a sign on a building

Celebrities are always on the move. Though they own multi-million dollar mansions and vacation homes, their transience places them in hotels for the vast majority of their careers. As such, many icons — especially those who struggled with substance abuse — have met their untimely demise in luxury suites, and, in some cases, dingy motel rooms.

But what happens after a famous person dies there? Does the room become a mecca for adoring fans? Does the hotel capitalize on the tragedy and charge more for the room, or remodel and try to erase history? We’ve taken a look at a few of the most publicized celebrity hotel room deaths to find the answers.

Selena: Days Inn, Corpus Christi (Room 158)

a building with a few people on the balcony

In 1995, pop star Selena was in the prime of her career. Billboard had named the 24-year-old the “top Latin artist of the 90s,” and her fourteen top-ten singles (seven of which were number one hits) had already made her one of the most successful artists of the decade. 

She also had some of the most fanatic fans in history, including one Yolanda Saldívar, the president of Selena’s official fan club. When Selena caught Saldívar embezzling money and fired her, things turned sour. On March 31, 1995, Selena to meet Saldívar at a Days Inn motel in Corpus Christi, Texas to retrieve some financial records. When she arrived at the room, Saldívar instead took a pistol out of her purse and shot the recording artist in the shoulder, severing an artery. Bleeding profusely, Selena ran down the corridor before collapsing; she later died in the hospital.

Selena was heavily tributed — the town of Corpus Christi opened a museum in her honor, and then-Governor George W. Bush proclaimed her birthday “Selena Day” in all of Texas — but the Days Inn in which she died simply went on as if nothing had happened.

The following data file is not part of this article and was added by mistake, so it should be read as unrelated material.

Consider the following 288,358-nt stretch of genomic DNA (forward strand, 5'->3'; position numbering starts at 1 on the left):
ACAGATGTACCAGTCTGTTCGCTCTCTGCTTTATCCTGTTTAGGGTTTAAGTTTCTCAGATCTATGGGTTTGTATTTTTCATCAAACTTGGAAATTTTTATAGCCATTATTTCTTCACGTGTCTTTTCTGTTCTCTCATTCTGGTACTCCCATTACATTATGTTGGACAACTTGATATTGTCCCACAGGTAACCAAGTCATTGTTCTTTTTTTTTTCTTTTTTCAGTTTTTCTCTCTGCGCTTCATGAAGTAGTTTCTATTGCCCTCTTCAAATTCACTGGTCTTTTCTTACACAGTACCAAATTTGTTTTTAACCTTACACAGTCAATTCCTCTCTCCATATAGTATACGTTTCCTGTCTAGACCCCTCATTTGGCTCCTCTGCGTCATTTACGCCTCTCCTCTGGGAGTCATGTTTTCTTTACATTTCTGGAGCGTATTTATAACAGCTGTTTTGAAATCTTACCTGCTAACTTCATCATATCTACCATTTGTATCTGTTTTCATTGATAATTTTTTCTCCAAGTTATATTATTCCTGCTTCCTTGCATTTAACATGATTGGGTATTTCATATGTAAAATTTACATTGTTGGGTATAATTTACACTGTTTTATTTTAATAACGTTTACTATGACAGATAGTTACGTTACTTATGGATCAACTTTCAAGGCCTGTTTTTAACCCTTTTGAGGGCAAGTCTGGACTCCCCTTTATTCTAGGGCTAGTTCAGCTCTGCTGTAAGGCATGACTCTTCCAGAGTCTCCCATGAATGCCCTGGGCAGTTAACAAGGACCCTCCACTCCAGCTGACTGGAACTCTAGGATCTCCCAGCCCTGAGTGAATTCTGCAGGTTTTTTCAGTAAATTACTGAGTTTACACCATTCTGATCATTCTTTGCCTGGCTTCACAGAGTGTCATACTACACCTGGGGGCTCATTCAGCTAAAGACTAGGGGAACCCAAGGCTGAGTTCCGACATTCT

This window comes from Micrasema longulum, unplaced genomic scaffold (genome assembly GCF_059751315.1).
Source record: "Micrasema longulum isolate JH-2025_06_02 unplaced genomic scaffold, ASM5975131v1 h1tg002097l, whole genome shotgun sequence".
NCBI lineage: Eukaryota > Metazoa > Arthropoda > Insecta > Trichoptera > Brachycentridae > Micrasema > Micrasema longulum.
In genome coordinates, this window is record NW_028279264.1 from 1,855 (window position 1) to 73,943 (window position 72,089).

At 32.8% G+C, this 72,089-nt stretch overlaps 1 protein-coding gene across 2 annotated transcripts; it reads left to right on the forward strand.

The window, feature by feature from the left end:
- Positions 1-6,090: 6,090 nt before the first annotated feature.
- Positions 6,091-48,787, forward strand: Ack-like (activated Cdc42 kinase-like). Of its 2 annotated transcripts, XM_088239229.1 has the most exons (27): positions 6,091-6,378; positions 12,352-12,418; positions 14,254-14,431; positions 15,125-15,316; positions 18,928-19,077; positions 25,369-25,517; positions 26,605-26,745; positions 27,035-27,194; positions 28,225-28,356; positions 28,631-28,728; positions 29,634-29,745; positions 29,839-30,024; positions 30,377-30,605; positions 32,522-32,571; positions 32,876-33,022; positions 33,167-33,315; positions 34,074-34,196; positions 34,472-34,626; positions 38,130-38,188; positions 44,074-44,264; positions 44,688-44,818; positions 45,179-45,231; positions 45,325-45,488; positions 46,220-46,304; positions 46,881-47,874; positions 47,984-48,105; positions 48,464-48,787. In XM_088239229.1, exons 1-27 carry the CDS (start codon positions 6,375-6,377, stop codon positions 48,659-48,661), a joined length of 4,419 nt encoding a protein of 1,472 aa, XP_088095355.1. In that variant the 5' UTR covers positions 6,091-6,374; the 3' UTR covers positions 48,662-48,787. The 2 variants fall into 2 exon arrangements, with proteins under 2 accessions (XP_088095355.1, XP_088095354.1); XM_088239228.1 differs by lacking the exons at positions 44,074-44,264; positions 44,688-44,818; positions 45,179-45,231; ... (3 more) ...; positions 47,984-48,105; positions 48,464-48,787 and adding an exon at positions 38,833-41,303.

Following the tragedy, Days Inn closed the room for several months, replaced the carpets and bedding, and changed the room number from 158 to 150 to throw off Selena fans seeking to stay there. But some, like Selena fan Matthew Barley, were able to track it down. Barley, who stayed there in 2011, tells us that it’s indistinguishable from any other room at the motel:

“Days Inn doesn’t charge extra for the room. They will not discuss the tragedy with guests either: I personally asked them about it and the receptionist informed me they are not allowed to discuss it with guests. They try to ‘brush it under the rug,’ when people call and ask them if this is the hotel selena was shot at. I found out what room it was by doing my own research and going there prepared.” 

A quick call confirms that the hotel “neither denies nor confirms” any knowledge of Selena’s death there.

Janis Joplin: Landmark Hotel, Hollywood (Room 105)

a white board with writing on it

Janis Joplin, known as the “Queen of Psychedelic Soul,” rose to fame in the 1960s as the lead singer of acid-rock band Big Brother and the Holding Company. She was a major attraction at Woodstock, and Rolling Stone later pitted her as one of the 100 Greatest Artists of All Time. A journey to Hollywood in 1970 to record her album, Pearl, would be her last.

Just after midnight, Joplin returned to the Landmark Hotel, off of Hollywood Boulevard, and shot up a dose of particularly potent heroin with her bandmate. Some time later, she returned to her room (number 105), where she collapsed and died of an overdose. The 27-year-old was found wedged against the bedside table, a burnt-out cigarette in her hand.

Shortly after Joplin’s death, Meredith Montgomery, a huge fan, recalls trying to stay in the room. “The owners at the time didn’t like to talk about the whole Janis thing,” she recalls. “So, I had to sleuth around on my own to find out which room it was. Even then, they didn’t let me request a specific room.”